In one of my old GitHub Gists, I mentioned that JavaScript modules don’t generally work with the file:// protocol. The other day, someone responded with an ignorant comment. I reported it and GitHub marked it as a violation of their Acceptable Use Policies, so you can’t see it anymore. But this is what it said.

“this is so fucking stupid, JS really is something else. If I need to start a python server for a fucking GET request then I might as well do everything in python and not need to spin up a webserver.”

In the interest of learning, I have therefore decided to explain why JavaScript modules don’t generally work with the file:// protocol.

The same-origin policy

The same-origin policy is an essential security feature of web browsers. The idea is that a document or script loaded by one origin can only interact with resources from the same origin. An origin is the combination of a URL’s scheme (e.g. https://), hostname (e.g., and port (e.g. 443).

This helps isolate malicious documents and scripts. For example, imagine someone was signed into a website that contained their private data, such as a mail service provider. The same-origin policy would prevent a malicious website from using JavaScript to access that person’s data.

Cross-Origin Resource Sharing (CORS)

If a server wants to let other origins access its resources, it can use Cross-Origin Resource Sharing (CORS). A simple example would be a publicly accessible API such as JSONPlaceholder. It would likely set the Access-Control-Allow-Origin header to *, meaning all origins are allowed.

The file URI scheme

The file URI scheme defines the file:// protocol that web browsers use to access local files. Historically, local files from the same directory (and its subdirectories) were considered to be from the same origin. This was a security vulnerability. Modern browsers therefore treat all local files as having opaque origins that are considered distinct. This is why JavaScript modules don’t generally work with the file:// protocol.

“But wait,” I hear you say. “How come I can load regular (non-module) scripts using the file:// protocol?” That’s a great question! First, you need to understand that a request for a resource is made using one of the following request modes.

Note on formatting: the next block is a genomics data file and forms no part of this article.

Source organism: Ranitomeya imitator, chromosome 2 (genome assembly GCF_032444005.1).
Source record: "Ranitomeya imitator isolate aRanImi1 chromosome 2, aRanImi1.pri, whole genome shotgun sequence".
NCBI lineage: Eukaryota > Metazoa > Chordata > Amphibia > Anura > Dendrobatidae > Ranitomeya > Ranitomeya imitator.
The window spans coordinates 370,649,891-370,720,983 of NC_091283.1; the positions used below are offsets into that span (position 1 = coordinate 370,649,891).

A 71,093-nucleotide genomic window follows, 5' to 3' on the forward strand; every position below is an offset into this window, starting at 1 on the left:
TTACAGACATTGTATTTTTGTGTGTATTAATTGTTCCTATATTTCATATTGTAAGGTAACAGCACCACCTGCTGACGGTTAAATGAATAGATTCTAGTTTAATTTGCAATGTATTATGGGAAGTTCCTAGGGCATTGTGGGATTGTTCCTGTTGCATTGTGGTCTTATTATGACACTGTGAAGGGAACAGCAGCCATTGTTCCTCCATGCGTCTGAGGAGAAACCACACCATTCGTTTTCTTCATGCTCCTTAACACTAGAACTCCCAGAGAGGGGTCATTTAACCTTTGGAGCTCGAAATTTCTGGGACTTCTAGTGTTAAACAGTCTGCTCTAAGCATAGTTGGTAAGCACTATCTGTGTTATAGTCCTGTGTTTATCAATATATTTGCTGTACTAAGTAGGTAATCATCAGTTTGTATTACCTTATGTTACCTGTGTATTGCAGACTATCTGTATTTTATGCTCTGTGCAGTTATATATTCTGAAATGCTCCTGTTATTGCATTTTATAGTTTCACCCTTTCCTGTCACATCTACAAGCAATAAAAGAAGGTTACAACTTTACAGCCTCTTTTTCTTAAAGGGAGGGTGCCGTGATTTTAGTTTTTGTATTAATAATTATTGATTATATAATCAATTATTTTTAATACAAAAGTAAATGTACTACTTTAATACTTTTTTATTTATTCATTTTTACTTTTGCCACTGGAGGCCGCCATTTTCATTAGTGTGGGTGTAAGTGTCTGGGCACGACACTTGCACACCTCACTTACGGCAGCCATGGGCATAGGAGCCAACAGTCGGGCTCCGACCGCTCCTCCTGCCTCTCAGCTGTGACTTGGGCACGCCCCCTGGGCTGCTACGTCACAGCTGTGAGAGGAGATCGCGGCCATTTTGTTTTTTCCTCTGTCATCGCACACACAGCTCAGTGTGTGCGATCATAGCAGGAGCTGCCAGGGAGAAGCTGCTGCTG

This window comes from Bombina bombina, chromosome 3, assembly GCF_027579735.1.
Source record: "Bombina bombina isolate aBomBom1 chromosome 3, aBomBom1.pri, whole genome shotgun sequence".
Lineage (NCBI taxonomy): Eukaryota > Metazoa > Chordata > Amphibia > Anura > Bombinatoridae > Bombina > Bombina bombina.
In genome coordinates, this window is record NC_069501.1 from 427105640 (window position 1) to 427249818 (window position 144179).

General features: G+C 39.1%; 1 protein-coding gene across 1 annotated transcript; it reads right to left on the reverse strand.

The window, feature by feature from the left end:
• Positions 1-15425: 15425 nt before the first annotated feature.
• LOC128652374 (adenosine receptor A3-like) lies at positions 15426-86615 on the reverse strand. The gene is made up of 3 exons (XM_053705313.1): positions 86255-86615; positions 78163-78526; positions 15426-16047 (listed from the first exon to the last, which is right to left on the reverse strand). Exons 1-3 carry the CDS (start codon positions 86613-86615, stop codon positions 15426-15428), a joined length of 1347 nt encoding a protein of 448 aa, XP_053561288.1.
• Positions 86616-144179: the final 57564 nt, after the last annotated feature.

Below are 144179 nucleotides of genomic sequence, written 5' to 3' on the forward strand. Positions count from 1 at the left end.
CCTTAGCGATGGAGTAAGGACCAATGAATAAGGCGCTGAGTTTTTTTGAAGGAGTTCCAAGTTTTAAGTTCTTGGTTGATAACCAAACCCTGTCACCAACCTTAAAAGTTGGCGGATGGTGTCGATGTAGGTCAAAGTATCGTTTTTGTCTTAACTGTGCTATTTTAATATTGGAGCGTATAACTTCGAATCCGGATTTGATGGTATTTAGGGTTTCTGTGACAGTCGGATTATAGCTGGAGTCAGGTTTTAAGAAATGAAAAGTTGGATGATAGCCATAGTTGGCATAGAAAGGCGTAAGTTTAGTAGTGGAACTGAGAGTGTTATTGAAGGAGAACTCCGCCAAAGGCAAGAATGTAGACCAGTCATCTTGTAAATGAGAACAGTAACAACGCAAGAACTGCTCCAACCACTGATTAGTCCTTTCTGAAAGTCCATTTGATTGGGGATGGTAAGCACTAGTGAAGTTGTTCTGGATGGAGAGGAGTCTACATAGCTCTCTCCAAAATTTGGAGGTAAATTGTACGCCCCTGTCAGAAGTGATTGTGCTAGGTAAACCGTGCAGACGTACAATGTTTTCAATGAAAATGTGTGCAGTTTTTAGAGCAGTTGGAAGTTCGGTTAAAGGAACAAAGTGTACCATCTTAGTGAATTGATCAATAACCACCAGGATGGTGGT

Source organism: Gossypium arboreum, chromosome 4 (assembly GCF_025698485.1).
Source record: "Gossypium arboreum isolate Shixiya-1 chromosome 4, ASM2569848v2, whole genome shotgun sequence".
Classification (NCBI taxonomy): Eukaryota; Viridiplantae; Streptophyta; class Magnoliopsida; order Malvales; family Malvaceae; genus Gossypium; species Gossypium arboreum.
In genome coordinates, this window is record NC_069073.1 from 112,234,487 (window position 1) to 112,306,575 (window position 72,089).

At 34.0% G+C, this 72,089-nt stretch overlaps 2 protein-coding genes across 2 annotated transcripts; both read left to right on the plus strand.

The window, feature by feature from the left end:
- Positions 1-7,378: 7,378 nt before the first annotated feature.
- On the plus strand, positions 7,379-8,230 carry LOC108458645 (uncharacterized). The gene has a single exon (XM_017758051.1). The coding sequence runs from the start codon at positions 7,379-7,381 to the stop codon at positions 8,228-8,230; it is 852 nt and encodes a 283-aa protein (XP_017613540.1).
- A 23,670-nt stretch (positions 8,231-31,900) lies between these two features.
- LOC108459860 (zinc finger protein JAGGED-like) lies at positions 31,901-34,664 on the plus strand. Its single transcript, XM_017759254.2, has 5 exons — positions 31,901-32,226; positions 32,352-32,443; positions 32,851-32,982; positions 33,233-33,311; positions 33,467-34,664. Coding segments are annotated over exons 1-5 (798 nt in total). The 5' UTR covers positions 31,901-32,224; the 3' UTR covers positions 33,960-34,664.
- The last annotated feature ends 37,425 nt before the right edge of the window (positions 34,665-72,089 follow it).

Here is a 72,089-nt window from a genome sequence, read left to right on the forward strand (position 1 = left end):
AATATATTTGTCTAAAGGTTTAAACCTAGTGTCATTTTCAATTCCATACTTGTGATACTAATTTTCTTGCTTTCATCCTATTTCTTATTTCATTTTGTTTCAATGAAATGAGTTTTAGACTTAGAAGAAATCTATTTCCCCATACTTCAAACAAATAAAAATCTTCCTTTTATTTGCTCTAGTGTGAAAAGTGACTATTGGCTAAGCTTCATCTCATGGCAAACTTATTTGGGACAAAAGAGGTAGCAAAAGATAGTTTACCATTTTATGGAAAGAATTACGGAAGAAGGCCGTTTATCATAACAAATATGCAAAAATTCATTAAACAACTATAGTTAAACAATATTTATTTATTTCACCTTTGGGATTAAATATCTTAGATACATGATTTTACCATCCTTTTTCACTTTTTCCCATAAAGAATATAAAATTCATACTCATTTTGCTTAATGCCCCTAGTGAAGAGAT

Only allows requests to same-origin URLs.
Allows cross-origin requests using the CORS protocol.
Only allows CORS-safelisted methods and CORS-safelisted request headers.
A special mode used only when navigating between documents.
A special mode used only when establishing a WebSocket connection.

Unless the crossorigin attribute is present, the default request mode for embedded resources is no-cors. An embedded resource is one that initiates a request from the HTML, such as an <img>, <link>, or <script>.

The default request mode probably can’t be changed for fear of breaking the Web, but the standard says Even though the default request mode is no-cors, standards are highly discouraged from using it for new features. It is rather unsafe. Although they’ve been around for a while now, JavaScript modules are a “new feature” in this context. The browser’s built-in module loader uses CORS to fetch modules.

An exception

It’s inaccurate to say that JavaScript modules don’t work with the file:// protocol whatsoever. That’s why I keep saying they don’t generally work with it. An exception exists in the form of an inline module script that imports a module from an external server. As long as the external server allows the null origin (or all origins), it should work. This is because the browser’s built-in module loader doesn’t need to fetch the inline module script, and the opaque origin doesn’t matter because the external server allows it.

Here’s an example that imports Preact from a content delivery network (CDN). Try saving it as an HTML file and opening it in your browser via the file:// protocol. It should work. I have tested this in Firefox, Safari, Chrome, and Edge.

<!DOCTYPE html>
<html lang="en">
<meta charset="UTF-8" />
<meta name="viewport" content="width=device-width, initial-scale=1.0" />
<title>Preact Counter</title>
<script type="module">
import {
} from "";

var root = document.getElementById("root");
render(html`<${Counter} />`, root);

function Counter({ start = 0 }) {
var [count, setCount] = useState(start);

function increment() {
setCount(count + 1);

return html`
<button type="button" onClick=

<div id="root"></div>


JavaScript modules generally don’t work with the file:// protocol because of security features that web browsers implement. They prevent malicious scripts from accessing files on your computer that they shouldn’t.